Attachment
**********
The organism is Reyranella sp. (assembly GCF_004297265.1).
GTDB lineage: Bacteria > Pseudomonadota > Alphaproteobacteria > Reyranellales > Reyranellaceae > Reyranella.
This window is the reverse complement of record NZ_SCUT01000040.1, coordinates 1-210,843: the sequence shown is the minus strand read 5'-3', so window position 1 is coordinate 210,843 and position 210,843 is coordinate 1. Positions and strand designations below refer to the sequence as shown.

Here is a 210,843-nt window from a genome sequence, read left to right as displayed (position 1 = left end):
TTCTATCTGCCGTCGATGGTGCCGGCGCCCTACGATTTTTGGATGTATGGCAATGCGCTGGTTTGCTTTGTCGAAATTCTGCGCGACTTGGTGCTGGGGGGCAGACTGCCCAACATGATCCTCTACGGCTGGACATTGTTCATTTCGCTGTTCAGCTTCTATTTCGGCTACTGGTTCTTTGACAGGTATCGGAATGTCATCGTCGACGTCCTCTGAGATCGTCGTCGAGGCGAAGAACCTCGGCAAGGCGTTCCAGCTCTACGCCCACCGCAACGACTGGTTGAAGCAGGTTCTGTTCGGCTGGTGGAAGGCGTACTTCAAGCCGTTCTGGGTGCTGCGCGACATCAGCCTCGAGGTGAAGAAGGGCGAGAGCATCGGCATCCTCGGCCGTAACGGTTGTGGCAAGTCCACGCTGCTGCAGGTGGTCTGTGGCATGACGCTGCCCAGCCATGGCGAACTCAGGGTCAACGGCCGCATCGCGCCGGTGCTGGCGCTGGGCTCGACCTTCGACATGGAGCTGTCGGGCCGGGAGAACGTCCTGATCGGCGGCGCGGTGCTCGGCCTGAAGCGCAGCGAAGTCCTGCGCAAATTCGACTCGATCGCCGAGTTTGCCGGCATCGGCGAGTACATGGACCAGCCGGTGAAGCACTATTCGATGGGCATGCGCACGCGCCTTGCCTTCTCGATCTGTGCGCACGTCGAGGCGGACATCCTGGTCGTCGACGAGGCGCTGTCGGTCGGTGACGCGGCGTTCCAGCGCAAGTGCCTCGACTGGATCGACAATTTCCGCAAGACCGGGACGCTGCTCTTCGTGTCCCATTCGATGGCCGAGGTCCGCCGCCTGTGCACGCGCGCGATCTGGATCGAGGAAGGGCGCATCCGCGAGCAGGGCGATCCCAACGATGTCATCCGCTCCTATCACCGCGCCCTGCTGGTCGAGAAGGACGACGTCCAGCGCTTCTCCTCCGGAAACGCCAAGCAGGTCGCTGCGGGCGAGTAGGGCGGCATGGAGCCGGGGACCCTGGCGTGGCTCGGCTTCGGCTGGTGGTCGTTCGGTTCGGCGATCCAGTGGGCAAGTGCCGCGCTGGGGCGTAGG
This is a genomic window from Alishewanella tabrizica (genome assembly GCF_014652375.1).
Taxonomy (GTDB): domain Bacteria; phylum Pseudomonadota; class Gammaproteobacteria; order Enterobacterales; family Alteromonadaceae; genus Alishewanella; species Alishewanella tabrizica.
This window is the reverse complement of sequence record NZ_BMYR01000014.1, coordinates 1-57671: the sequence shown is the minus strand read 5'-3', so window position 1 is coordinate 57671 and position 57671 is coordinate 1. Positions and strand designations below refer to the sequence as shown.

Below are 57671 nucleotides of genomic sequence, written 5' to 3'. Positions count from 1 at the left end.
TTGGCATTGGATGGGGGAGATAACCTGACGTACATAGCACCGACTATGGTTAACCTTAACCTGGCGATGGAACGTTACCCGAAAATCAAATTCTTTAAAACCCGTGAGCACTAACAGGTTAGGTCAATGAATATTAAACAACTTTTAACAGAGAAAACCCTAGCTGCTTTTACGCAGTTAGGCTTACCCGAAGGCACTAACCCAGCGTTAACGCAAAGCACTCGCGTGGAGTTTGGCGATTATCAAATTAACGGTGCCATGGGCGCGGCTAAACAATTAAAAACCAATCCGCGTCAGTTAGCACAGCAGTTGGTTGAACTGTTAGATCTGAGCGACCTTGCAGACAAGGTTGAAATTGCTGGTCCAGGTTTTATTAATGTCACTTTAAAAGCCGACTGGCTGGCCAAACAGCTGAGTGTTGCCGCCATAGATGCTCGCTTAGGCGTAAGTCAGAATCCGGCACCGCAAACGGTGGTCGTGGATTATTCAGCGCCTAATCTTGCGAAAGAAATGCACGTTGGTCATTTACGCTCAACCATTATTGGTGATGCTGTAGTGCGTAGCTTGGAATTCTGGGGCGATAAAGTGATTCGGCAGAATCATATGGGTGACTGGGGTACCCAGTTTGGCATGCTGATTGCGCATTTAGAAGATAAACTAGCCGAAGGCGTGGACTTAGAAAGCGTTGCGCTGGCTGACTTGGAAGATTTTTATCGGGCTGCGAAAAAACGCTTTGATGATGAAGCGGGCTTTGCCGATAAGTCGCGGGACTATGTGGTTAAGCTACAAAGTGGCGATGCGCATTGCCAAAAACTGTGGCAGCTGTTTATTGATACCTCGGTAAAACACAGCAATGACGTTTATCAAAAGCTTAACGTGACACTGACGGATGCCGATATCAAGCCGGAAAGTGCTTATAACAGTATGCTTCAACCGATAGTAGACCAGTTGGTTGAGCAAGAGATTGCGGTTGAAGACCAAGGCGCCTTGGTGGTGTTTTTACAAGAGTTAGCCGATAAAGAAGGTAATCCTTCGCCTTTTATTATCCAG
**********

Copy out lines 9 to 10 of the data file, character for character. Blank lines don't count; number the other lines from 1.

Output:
Below are 57671 nucleotides of genomic sequence, written 5' to 3'. Positions count from 1 at the left end.
TTGGCATTGGATGGGGGAGATAACCTGACGTACATAGCACCGACTATGGTTAACCTTAACCTGGCGATGGAACGTTACCCGAAAATCAAATTCTTTAAAACCCGTGAGCACTAACAGGTTAGGTCAATGAATATTAAACAACTTTTAACAGAGAAAACCCTAGCTGCTTTTACGCAGTTAGGCTTACCCGAAGGCACTAACCCAGCGTTAACGCAAAGCACTCGCGTGGAGTTTGGCGATTATCAAATTAACGGTGCCATGGGCGCGGCTAAACAATTAAAAACCAATCCGCGTCAGTTAGCACAGCAGTTGGTTGAACTGTTAGATCTGAGCGACCTTGCAGACAAGGTTGAAATTGCTGGTCCAGGTTTTATTAATGTCACTTTAAAAGCCGACTGGCTGGCCAAACAGCTGAGTGTTGCCGCCATAGATGCTCGCTTAGGCGTAAGTCAGAATCCGGCACCGCAAACGGTGGTCGTGGATTATTCAGCGCCTAATCTTGCGAAAGAAATGCACGTTGGTCATTTACGCTCAACCATTATTGGTGATGCTGTAGTGCGTAGCTTGGAATTCTGGGGCGATAAAGTGATTCGGCAGAATCATATGGGTGACTGGGGTACCCAGTTTGGCATGCTGATTGCGCATTTAGAAGATAAACTAGCCGAAGGCGTGGACTTAGAAAGCGTTGCGCTGGCTGACTTGGAAGATTTTTATCGGGCTGCGAAAAAACGCTTTGATGATGAAGCGGGCTTTGCCGATAAGTCGCGGGACTATGTGGTTAAGCTACAAAGTGGCGATGCGCATTGCCAAAAACTGTGGCAGCTGTTTATTGATACCTCGGTAAAACACAGCAATGACGTTTATCAAAAGCTTAACGTGACACTGACGGATGCCGATATCAAGCCGGAAAGTGCTTATAACAGTATGCTTCAACCGATAGTAGACCAGTTGGTTGAGCAAGAGATTGCGGTTGAAGACCAAGGCGCCTTGGTGGTGTTTTTACAAGAGTTAGCCGATAAAGAAGGTAATCCTTCGCCTTTTATTATCCAG